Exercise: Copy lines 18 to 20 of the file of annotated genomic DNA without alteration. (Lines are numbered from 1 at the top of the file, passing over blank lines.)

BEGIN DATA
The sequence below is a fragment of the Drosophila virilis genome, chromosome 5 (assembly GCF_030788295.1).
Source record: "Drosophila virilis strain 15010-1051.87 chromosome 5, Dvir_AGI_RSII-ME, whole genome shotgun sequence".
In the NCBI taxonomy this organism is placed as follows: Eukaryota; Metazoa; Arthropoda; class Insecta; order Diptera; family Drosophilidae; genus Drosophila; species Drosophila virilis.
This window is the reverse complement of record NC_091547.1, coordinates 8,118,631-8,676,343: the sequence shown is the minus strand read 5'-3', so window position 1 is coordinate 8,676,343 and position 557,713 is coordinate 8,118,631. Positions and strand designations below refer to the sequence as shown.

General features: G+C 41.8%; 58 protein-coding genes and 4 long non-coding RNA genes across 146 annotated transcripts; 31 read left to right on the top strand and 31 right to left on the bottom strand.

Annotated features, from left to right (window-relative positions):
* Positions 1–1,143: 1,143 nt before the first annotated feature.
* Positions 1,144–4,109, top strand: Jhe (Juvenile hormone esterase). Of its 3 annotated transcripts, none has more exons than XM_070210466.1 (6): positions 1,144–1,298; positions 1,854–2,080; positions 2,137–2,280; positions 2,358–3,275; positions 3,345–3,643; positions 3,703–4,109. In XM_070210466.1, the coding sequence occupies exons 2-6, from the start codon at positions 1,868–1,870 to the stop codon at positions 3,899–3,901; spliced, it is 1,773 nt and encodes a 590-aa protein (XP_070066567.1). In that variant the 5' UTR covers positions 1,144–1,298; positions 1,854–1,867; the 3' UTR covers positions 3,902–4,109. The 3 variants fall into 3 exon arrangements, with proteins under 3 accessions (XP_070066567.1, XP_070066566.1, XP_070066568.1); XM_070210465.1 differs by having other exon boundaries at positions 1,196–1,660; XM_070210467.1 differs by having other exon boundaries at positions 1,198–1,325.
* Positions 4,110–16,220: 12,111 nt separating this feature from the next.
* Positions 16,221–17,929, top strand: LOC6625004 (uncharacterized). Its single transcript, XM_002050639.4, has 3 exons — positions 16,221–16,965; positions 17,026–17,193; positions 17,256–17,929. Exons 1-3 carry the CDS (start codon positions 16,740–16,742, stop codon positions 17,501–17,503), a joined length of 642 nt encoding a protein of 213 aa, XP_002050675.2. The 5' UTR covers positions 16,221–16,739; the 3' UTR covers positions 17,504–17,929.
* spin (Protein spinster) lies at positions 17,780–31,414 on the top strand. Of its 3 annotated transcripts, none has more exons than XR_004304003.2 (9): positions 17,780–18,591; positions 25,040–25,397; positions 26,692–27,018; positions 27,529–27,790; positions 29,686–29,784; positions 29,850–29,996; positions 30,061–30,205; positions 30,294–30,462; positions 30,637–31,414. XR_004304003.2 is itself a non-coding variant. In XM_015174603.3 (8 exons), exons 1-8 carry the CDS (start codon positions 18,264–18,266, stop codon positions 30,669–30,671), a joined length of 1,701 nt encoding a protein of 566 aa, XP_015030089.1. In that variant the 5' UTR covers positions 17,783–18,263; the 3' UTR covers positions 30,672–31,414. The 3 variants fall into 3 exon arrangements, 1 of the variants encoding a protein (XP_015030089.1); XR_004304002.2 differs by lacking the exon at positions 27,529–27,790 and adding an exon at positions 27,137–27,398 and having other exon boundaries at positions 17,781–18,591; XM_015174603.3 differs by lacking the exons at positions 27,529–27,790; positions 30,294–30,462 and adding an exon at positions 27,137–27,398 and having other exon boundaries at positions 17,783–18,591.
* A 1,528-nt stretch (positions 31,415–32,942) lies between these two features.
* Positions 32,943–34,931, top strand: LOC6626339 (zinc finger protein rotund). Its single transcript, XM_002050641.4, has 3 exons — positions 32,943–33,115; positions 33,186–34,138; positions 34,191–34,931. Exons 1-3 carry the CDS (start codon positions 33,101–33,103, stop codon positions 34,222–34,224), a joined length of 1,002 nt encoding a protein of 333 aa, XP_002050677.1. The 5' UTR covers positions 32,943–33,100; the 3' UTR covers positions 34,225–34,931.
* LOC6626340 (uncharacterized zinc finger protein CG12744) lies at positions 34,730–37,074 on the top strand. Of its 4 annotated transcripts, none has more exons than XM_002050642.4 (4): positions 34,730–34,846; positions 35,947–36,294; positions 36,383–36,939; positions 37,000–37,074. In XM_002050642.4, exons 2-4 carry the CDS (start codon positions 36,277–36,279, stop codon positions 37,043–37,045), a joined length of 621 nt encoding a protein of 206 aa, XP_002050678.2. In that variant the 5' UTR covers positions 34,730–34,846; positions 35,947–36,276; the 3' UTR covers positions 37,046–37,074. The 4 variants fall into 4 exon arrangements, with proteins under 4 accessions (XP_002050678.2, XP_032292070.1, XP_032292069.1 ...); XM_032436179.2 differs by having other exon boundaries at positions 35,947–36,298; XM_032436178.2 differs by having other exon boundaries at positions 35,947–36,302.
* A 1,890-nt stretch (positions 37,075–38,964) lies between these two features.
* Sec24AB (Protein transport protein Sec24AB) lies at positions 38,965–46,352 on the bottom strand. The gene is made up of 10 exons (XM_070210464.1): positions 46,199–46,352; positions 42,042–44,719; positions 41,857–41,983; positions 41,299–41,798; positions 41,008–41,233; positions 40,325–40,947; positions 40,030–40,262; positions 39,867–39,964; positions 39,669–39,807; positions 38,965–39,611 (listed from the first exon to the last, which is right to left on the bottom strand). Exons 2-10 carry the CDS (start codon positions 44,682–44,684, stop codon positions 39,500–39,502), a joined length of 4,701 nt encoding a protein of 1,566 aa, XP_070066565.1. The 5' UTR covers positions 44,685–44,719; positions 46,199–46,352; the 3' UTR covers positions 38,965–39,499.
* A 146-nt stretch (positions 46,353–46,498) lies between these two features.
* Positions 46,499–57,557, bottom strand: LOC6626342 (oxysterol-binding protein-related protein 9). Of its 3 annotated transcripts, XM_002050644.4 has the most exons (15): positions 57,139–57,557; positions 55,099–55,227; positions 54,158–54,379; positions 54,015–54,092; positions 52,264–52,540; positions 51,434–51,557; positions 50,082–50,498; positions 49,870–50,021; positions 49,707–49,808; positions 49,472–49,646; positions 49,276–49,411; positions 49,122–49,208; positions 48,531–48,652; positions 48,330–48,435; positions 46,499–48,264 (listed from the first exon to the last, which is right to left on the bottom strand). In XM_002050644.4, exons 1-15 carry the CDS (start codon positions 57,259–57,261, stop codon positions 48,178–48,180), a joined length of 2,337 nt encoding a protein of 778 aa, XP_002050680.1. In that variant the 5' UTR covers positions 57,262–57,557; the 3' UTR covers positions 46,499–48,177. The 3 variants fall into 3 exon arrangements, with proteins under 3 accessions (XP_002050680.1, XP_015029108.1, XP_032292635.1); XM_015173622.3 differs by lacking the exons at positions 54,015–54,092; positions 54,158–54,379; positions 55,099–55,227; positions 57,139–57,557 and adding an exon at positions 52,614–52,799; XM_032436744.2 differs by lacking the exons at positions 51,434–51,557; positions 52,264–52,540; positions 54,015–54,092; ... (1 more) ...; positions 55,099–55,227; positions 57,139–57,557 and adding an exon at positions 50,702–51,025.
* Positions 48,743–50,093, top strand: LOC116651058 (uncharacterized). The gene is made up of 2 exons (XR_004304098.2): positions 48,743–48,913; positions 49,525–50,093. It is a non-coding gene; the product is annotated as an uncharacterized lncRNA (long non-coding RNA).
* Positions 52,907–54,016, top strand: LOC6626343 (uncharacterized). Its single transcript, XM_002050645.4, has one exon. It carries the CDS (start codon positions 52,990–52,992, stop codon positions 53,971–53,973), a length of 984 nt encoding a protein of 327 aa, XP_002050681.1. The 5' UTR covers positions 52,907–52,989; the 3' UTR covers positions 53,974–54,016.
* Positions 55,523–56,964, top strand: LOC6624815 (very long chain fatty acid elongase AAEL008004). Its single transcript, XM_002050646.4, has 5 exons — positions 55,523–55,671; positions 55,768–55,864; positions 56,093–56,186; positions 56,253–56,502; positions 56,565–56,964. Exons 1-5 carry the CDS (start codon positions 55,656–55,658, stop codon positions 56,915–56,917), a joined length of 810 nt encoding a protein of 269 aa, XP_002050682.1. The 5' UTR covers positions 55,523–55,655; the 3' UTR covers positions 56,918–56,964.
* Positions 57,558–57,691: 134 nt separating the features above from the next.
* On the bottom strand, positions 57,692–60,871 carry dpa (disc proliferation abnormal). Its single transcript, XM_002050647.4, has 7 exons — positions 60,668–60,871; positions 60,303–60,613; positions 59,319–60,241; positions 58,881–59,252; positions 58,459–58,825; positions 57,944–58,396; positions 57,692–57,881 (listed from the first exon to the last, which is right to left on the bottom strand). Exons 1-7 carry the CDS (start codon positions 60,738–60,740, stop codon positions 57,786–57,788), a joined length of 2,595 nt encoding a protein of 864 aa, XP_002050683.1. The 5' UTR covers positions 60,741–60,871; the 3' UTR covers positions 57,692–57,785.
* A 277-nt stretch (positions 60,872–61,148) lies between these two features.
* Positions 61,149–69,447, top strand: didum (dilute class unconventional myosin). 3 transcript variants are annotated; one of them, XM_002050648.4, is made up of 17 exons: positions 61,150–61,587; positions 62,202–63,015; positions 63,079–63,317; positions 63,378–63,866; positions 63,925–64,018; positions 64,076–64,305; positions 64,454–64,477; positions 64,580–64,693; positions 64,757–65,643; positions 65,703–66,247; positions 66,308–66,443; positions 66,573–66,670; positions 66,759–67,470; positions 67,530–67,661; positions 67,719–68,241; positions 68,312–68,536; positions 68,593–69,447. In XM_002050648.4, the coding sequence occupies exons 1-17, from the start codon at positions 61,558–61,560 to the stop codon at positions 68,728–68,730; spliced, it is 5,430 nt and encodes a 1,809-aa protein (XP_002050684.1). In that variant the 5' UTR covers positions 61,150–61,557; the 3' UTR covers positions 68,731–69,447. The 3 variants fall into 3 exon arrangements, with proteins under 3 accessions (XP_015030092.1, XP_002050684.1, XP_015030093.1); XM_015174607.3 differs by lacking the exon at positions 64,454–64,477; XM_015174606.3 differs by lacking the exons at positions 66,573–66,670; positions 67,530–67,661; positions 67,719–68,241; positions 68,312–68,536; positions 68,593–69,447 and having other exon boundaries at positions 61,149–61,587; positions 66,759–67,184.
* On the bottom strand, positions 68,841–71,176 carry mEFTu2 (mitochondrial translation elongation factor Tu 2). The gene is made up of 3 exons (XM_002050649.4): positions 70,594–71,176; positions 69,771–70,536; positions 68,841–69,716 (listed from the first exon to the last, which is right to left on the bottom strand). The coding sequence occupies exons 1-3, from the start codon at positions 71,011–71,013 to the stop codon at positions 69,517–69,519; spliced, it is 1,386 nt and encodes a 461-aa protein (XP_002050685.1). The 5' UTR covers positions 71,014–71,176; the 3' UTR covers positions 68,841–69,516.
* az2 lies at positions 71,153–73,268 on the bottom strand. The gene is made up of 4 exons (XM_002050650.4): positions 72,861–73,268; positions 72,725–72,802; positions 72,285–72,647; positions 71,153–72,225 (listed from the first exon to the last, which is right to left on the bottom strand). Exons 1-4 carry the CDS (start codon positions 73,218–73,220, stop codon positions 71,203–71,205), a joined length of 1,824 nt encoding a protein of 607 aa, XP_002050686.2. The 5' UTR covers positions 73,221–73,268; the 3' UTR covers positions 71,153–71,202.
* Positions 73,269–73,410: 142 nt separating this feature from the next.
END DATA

* Positions 46,499–57,557, bottom strand: LOC6626342 (oxysterol-binding protein-related protein 9). Of its 3 annotated transcripts, XM_002050644.4 has the most exons (15): positions 57,139–57,557; positions 55,099–55,227; positions 54,158–54,379; positions 54,015–54,092; positions 52,264–52,540; positions 51,434–51,557; positions 50,082–50,498; positions 49,870–50,021; positions 49,707–49,808; positions 49,472–49,646; positions 49,276–49,411; positions 49,122–49,208; positions 48,531–48,652; positions 48,330–48,435; positions 46,499–48,264 (listed from the first exon to the last, which is right to left on the bottom strand). In XM_002050644.4, exons 1-15 carry the CDS (start codon positions 57,259–57,261, stop codon positions 48,178–48,180), a joined length of 2,337 nt encoding a protein of 778 aa, XP_002050680.1. In that variant the 5' UTR covers positions 57,262–57,557; the 3' UTR covers positions 46,499–48,177. The 3 variants fall into 3 exon arrangements, with proteins under 3 accessions (XP_002050680.1, XP_015029108.1, XP_032292635.1); XM_015173622.3 differs by lacking the exons at positions 54,015–54,092; positions 54,158–54,379; positions 55,099–55,227; positions 57,139–57,557 and adding an exon at positions 52,614–52,799; XM_032436744.2 differs by lacking the exons at positions 51,434–51,557; positions 52,264–52,540; positions 54,015–54,092; ... (1 more) ...; positions 55,099–55,227; positions 57,139–57,557 and adding an exon at positions 50,702–51,025.
* Positions 48,743–50,093, top strand: LOC116651058 (uncharacterized). The gene is made up of 2 exons (XR_004304098.2): positions 48,743–48,913; positions 49,525–50,093. It is a non-coding gene; the product is annotated as an uncharacterized lncRNA (long non-coding RNA).
* Positions 52,907–54,016, top strand: LOC6626343 (uncharacterized). Its single transcript, XM_002050645.4, has one exon. It carries the CDS (start codon positions 52,990–52,992, stop codon positions 53,971–53,973), a length of 984 nt encoding a protein of 327 aa, XP_002050681.1. The 5' UTR covers positions 52,907–52,989; the 3' UTR covers positions 53,974–54,016.